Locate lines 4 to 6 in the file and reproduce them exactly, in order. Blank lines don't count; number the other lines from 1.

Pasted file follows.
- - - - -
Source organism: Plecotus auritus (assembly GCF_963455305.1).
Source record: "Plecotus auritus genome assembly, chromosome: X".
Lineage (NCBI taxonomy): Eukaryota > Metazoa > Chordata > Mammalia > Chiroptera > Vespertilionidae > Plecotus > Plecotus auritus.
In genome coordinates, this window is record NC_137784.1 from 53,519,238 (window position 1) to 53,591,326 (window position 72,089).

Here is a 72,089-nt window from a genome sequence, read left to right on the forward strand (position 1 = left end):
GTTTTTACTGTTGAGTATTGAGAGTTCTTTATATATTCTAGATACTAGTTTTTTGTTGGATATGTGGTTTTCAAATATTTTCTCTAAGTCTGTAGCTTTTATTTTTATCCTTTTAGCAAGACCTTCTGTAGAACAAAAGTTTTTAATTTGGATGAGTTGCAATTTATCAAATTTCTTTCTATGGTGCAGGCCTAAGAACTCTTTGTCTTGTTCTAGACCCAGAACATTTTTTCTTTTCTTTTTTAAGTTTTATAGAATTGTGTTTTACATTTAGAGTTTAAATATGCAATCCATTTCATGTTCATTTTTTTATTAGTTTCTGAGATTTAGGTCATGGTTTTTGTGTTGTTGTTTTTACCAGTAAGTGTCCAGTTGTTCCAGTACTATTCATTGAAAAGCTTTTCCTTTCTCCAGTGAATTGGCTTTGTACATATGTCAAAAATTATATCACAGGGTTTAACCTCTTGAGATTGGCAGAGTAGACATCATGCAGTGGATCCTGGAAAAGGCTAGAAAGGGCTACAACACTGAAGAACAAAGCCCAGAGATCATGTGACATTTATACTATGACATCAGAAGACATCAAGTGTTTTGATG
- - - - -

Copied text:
In genome coordinates, this window is record NC_137784.1 from 53,519,238 (window position 1) to 53,591,326 (window position 72,089).

Here is a 72,089-nt window from a genome sequence, read left to right on the forward strand (position 1 = left end):
GTTTTTACTGTTGAGTATTGAGAGTTCTTTATATATTCTAGATACTAGTTTTTTGTTGGATATGTGGTTTTCAAATATTTTCTCTAAGTCTGTAGCTTTTATTTTTATCCTTTTAGCAAGACCTTCTGTAGAACAAAAGTTTTTAATTTGGATGAGTTGCAATTTATCAAATTTCTTTCTATGGTGCAGGCCTAAGAACTCTTTGTCTTGTTCTAGACCCAGAACATTTTTTCTTTTCTTTTTTAAGTTTTATAGAATTGTGTTTTACATTTAGAGTTTAAATATGCAATCCATTTCATGTTCATTTTTTTATTAGTTTCTGAGATTTAGGTCATGGTTTTTGTGTTGTTGTTTTTACCAGTAAGTGTCCAGTTGTTCCAGTACTATTCATTGAAAAGCTTTTCCTTTCTCCAGTGAATTGGCTTTGTACATATGTCAAAAATTATATCACAGGGTTTAACCTCTTGAGATTGGCAGAGTAGACATCATGCAGTGGATCCTGGAAAAGGCTAGAAAGGGCTACAACACTGAAGAACAAAGCCCAGAGATCATGTGACATTTATACTATGACATCAGAAGACATCAAGTGTTTTGATG